• This setup allows me to hang freely, put my feet on the wall, or even, rest my feet on the ground.
  • There are no pulleys for taking weight off.  This is a bummer, but the space is limited so I am unlikely to add pulleys here. (Although I could mount the hangboard on the side of the campus board downstairs). 
    • My current solution is to identify which grips I can free hang and add weight, which I will use footholds and add weight, and which I need to rest my feet on the ground and then add weight.
  • It seems counter intuitive to both put your feet on holds and add weight.  However, my plan is to use the same footholds in the same way each  time, and rest the same amount of weight through my feet each set, but to add weight to my harness between set 1 and 2 for each grip.
    • Downside:  this is less precise than simply hanging all holds and using a pulley and weight to change intensity. 
    • Upside:   this is more specific training for climbing, because when you are on a route you will normally be keeping your feet on and maintaining tension through your feet and upper body.    

Based on my goals and some previous training I am trying a couple slight modifications of the RCTM hangboard recommendations.  My plan is partly a compromise between the beginner and intermediate workouts with some modifications due to the limits of my wall, and making my training more specific to my sending goals in October at the Red River Gorge.  Here is my plan in order of grips to be used, beginning with two warm up holds:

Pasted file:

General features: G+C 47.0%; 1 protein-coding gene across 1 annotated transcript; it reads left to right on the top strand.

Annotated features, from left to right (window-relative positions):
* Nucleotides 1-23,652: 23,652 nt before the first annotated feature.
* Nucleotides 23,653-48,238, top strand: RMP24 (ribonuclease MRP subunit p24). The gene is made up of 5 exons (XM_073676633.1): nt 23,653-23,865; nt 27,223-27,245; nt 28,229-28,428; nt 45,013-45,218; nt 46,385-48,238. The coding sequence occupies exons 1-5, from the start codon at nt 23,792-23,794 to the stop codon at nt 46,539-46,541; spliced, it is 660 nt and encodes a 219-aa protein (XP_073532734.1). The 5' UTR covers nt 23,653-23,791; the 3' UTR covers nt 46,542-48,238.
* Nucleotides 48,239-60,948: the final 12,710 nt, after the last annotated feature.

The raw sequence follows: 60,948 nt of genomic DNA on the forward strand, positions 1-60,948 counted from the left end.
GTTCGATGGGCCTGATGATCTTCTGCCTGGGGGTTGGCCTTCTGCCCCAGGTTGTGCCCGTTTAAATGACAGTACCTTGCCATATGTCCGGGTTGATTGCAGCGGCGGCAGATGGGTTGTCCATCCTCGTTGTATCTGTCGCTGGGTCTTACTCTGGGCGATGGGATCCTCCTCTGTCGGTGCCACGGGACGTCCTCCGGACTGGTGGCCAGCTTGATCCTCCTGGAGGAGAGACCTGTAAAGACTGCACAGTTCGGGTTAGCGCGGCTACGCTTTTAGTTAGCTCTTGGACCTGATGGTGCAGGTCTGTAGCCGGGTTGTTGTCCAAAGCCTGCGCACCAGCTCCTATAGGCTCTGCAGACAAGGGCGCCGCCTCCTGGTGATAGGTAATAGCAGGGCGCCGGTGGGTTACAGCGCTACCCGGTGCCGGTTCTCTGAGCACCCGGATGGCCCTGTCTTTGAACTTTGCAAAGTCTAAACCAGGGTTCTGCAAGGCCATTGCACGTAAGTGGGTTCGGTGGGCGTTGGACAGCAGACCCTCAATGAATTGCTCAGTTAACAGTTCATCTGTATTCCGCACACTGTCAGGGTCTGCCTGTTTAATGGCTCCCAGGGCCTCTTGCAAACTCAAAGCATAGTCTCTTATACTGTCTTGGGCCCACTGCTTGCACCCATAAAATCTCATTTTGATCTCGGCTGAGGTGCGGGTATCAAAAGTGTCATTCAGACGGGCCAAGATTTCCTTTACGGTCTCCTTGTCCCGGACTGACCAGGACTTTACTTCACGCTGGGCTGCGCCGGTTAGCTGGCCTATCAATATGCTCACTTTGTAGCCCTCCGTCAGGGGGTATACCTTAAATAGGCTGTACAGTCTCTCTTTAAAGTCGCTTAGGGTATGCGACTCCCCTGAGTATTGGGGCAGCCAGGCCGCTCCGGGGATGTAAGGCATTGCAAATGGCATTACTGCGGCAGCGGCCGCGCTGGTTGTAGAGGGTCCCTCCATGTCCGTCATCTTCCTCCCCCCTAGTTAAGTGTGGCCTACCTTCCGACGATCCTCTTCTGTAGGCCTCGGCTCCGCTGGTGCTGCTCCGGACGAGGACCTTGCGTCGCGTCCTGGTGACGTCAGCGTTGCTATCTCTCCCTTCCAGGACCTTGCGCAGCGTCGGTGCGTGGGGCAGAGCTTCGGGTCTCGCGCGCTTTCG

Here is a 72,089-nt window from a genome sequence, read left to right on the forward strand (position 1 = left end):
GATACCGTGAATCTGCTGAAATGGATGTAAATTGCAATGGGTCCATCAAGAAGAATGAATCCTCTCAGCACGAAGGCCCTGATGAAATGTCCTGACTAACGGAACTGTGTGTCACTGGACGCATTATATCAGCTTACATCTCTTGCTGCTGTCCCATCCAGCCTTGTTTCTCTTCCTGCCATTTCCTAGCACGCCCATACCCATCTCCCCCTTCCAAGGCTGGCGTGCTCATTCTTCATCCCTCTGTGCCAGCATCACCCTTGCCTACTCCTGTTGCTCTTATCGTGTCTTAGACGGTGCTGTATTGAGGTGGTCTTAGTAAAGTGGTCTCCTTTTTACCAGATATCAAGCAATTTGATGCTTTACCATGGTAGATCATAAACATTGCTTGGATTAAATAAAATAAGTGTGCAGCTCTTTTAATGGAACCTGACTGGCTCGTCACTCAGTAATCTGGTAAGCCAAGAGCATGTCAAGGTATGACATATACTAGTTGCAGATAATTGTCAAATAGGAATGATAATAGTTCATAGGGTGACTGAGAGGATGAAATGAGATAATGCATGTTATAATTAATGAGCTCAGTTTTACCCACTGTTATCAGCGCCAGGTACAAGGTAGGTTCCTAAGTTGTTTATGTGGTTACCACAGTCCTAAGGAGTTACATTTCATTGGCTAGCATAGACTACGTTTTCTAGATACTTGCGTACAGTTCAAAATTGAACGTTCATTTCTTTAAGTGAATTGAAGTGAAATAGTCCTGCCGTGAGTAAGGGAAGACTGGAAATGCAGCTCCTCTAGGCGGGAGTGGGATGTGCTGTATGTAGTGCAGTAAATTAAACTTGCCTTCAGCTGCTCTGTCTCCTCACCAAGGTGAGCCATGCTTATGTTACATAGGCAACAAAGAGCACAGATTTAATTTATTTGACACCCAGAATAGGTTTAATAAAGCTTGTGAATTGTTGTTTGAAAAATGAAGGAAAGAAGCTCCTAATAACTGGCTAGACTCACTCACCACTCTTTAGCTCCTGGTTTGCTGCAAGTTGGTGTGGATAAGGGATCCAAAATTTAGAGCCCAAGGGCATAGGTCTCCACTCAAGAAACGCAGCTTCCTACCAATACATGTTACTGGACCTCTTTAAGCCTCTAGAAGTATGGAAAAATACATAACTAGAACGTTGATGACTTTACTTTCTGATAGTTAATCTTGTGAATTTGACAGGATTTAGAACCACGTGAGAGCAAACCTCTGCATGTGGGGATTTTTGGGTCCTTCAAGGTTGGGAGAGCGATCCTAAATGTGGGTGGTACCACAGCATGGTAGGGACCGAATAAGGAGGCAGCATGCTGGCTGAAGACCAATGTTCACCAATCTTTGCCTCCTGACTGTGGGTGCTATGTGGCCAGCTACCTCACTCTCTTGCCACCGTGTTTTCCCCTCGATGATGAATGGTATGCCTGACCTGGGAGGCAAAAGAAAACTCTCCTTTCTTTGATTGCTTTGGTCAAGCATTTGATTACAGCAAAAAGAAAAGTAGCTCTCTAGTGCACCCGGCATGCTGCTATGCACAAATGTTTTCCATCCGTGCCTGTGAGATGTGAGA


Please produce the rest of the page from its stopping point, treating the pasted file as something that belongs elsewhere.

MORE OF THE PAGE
1. In my warm up I want to simulate rest stances on two different warm up grips by putting feet on holds but adding weight on harness and alternating 10 second one arm hangs, 5 reps each arm.   Weight amounts are for set 1 and set 2.  Warm ups / rest stances
    1. Jugs, +15, +23 pounds, one arm hangs.
    2. Open hand grip on pinch holds, +8, +13 lbs, one arm hangs
This open-hand grip seems specific to RRG. 
Open hand with thumb helping but 
pinky is limited at the lip of the hold, not beyond.
  1. Six different grips for beginner duty cycle, but with two sets, and added weight from set 1 to set 2.  I prefer 2 sets to 3 because the hot humid weather makes skin pain the limiting factor.  I am not sure of an exact added weight for each of the following grips..  For these grip 1 will be a dead hang, 2,3,4 will be feet on wall, and 5,6 will be feet on floor.  
    1. Middle of large edge, 10 sec on, 5 off, 6 reps
    2. MRF 3 finger, same cycle for all remaining.
    3. Small edge, on the larger, or outer end. 
    4. IMR 3 finger.
    5. Wide pinch
    6. Small square cut "crisp" crimp.

Friday, August 8, 2014

Training for the Red on a 7 foot bouldering wall

A 5 min ARC training lap in the dojo. 
[please mute / ignore the audio]

I am training for the Red River Gorge on a very short bouldering wall.  At the tallest, the ceiling is between 5 and 7.5 feet.  What the wall lacks in height it makes up for with options for traversing.